The Complete Epic Recordings Collection

Stevie Ray Vaughan & Double Trouble

Epic / Legacy, 2014

http://www.srvofficial.com

REVIEW BY: Jason Warburg

ORIGINALLY PUBLISHED: 11/15/2014

It’s not a coincidence that so many legendary figures in art and politics and other fields have died before their time. It’s part of the mythos; the longer a person hangs around, doing the ordinary things that people inevitably do, the harder it is to view them as extraordinary. Stevie Ray Vaughan was cut down in his prime, four studio albums and one live disc into a seven-year career as a recording artist that would otherwise undoubtedly still be going today.

You know it would, because those years and albums were in fact so extraordinary. Vaughan took it as his personal mission to bring the electric blues back to a wider audience than it was reaching at the time he found his voice in the late 1970s. But he didn’t just deliver guitar-centric blues-rock music, he transformed it, strapping a rocket engine to its sturdy frame and blasting it into the stratosphere.

Vaughan would be remarkable today for his skill alone—chiefly his astonishing ability to play rhythm and lead guitar simultaneously, while also singing—but the real payoff was in what he did with those prodigious skills. His legend was made on the live stage, where he performed his music, and that of his musical idols, with an unsurpassed passion and intensity, supported by one of the tightest backing units ever assembled, the superb Double Trouble.

The Complete Epic Recordings Collection is suitably epic in scope, a 12-disc box set spanning Vaughan’s entire recorded catalog, including his four studio albums (Texas Flood, Couldn’t Stand The Weather, Soul To Soul, and In Step), six live albums (Live Alive and the four posthumous releases In The Beginning, Live At Montreux 1982, Live At Montreux 1985, Live At Carnegie Hallmy_heart_sings_the_harmony_web_ad_alt_250 , plus the previously unreleased radio broadcast A Legend In The Making—Live At The El Mocambo), augmented by two bonus discs of semi-rare archival material.

The studio albums and previously released live sets are already familiar to most fans, and stand tall as ever. What’s striking in an overview as broad as this one, though, is to observe the growth of the artist over the years. Listening to In The Beginning, in one sense you’re amazed at the gifts that Stevie Vaughan (no Ray yet) and Double Trouble displayed from the start; the guitar god emerges fully formed, as if from the forehead of Zeus, supremely confident and possessing amazing technique.

It also reminds you, though, of the growth that did occur over the decade to come. Vaughan only composed three of the nine songs on ITB, and when he finally steps up to the mike for track three after opening with consecutive instrumentals, his vocals on Eddie Jones’ “They Call Me Guitar Hurricane” lack the confidence and nuance of his later work.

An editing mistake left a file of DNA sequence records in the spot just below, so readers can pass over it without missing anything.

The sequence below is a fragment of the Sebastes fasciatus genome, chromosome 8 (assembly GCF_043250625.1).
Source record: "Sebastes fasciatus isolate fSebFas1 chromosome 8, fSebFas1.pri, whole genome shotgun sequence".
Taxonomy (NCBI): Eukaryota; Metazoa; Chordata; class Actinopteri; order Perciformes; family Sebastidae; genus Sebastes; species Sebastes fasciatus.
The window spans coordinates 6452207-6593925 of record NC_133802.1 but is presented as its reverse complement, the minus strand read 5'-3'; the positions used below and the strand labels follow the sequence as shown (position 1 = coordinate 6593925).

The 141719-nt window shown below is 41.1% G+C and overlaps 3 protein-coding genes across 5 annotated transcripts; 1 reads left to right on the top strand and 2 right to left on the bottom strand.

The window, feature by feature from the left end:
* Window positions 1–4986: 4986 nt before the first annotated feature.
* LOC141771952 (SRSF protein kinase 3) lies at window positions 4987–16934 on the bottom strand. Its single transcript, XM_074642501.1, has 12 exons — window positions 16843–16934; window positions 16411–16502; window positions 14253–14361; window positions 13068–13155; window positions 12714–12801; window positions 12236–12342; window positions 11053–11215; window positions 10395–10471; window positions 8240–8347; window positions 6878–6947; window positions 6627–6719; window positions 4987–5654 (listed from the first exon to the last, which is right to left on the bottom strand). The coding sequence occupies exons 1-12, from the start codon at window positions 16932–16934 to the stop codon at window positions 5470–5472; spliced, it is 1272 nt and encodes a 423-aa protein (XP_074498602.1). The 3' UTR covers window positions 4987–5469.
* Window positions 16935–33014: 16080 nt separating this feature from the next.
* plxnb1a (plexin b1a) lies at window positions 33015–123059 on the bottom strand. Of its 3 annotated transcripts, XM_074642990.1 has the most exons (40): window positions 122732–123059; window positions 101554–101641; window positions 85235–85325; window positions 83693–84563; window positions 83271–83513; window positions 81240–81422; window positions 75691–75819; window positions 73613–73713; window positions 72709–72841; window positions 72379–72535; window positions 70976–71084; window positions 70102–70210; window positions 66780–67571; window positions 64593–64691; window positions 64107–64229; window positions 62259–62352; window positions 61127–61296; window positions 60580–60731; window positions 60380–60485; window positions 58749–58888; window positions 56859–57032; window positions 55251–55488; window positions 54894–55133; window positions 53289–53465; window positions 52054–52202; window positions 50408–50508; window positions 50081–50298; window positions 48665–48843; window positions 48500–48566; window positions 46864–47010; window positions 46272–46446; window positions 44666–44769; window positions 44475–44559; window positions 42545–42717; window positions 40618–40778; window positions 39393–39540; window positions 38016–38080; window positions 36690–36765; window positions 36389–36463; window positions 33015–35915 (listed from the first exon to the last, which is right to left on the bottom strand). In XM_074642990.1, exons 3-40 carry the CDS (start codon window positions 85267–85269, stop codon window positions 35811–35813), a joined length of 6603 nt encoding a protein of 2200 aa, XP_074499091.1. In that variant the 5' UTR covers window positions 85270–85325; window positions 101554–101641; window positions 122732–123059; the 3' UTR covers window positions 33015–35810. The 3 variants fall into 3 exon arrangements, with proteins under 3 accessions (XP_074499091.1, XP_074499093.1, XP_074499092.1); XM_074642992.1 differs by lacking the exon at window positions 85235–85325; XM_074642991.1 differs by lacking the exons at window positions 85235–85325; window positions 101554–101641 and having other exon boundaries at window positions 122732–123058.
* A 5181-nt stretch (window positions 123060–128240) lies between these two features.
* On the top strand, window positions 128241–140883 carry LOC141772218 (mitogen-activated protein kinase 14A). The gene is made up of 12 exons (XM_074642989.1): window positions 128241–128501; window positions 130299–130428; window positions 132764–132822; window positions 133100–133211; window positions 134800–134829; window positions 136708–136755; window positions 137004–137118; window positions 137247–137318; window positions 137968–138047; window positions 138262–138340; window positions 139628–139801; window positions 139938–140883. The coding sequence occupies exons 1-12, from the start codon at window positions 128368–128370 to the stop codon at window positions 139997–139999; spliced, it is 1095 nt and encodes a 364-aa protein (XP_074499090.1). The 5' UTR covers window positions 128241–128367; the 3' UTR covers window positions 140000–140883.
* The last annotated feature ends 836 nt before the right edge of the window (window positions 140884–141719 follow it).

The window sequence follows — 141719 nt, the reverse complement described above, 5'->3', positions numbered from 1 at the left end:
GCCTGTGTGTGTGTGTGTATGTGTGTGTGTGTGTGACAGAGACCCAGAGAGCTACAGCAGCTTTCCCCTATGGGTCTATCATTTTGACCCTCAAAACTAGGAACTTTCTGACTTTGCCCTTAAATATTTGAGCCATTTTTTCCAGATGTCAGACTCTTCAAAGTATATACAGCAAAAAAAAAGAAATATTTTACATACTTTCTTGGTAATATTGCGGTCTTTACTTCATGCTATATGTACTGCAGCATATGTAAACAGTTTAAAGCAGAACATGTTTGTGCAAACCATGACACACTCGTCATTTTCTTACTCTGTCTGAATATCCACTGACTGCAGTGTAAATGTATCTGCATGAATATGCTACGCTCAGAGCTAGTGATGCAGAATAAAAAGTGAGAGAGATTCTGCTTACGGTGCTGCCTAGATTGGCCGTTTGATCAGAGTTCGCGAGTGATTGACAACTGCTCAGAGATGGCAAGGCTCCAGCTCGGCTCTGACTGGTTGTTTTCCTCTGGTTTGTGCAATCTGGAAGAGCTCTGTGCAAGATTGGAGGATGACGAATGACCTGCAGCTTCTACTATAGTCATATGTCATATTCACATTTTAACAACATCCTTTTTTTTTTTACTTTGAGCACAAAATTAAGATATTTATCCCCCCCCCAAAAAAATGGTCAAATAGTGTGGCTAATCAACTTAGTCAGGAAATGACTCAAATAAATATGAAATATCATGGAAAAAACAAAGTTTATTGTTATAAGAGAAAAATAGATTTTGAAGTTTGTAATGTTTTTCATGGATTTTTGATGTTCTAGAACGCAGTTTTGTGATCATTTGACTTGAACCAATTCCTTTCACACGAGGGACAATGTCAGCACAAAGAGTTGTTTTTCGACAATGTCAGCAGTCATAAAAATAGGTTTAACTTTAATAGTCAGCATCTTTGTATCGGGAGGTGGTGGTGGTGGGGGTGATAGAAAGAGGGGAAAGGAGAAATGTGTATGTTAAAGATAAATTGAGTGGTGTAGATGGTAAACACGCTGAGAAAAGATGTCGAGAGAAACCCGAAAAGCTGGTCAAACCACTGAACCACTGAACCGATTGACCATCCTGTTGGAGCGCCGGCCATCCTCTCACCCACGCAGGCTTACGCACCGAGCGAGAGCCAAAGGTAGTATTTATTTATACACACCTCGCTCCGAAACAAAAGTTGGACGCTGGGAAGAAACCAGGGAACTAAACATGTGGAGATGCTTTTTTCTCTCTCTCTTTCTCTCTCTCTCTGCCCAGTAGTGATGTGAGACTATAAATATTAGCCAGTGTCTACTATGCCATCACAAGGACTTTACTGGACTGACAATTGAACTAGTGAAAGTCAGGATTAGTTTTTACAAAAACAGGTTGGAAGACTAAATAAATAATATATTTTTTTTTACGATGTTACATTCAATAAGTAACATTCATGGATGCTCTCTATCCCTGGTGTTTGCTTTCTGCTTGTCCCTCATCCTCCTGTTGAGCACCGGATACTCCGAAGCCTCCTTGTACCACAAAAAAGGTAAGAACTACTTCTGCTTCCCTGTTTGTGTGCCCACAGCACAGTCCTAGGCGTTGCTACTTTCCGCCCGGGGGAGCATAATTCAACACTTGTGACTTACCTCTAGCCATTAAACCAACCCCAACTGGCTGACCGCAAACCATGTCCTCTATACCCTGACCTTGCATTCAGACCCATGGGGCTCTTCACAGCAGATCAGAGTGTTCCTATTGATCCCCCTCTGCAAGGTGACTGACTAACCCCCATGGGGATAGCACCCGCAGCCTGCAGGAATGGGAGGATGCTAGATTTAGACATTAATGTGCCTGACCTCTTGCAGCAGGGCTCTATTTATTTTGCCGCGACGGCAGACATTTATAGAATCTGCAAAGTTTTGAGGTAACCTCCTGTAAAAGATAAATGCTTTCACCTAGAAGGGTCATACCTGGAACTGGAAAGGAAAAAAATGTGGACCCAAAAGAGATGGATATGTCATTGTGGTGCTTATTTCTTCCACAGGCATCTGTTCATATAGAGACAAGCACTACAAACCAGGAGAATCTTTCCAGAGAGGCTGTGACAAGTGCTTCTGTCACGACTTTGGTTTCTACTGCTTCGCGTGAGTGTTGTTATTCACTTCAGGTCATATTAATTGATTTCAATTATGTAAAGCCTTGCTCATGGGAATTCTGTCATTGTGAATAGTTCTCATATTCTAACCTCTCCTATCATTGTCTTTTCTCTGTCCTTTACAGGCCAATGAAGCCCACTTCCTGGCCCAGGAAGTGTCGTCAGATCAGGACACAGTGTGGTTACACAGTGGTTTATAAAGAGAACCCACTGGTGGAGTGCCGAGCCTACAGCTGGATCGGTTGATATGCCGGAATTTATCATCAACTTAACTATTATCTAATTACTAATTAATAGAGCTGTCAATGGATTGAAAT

The development of Vaughan as an artist is also highlighted in the combination of his two Montreux sets from 1982 (his coming-out party) and 1985 (the triumphant return). His playing is phenomenal on both sets—his technique on “Dirty Pool” in the first set is over-the-top brilliant—but there’s a notable firmness and fluidity in the second set, where eagerness has been replaced by swagger. And yet, while the ’85 version of “Scuttle Buttin’” is mind-bogglingly spectacular—what is he doing to his guitar??—this version of Jimi Hendrix’s epic guitar workout “Voodoo Chile” isn’t quite there yet; it’s solid and passionate, but not as impressive as either the studio version or later live recordings.

This set also underscores how much keyboardist Reese Wynans added to the mix when he joined drummer Chris Layton and bassist Tommy Shannon in Double Trouble. In addition to adding new depth and texture to the music, he immediately began serving as a musical foil and sparring partner for Vaughan on cuts like the ’85 Montreux rendition of “Mary Had A Little Lamb.”

The two-disc Archives subset is a nice inclusion, collecting bonus tracks and outtakes from the previously released expanded editions of Vaughan’s studio albums and various other collections issued by Epic over the past two decades (chiefly the 1991 outtakes collection The Sky Is Crying). It’s a hodgepodge, of course, of interest primarily to the superfan, but still full of compelling moments.

Viewing the tracklist for this 12-disc set from 30,000 feet, you could bother yourself with trivia such as: just how many versions of “Love Struck Baby” or “Pride And Joy” does one actually need? (This set includes six of each.) Or you could simply acknowledge that there are a handful of artists in the history of popular music whose work is of such sustained high quality that it’s worth seeking out every single track they ever recorded—and Stevie Ray Vaughan and Double Trouble is one of them. The Complete Epic Recordings Collection is musical nirvana for the SRV fan, and a landmark set for any fan of top-notch electric blues-rock.

Rating: A

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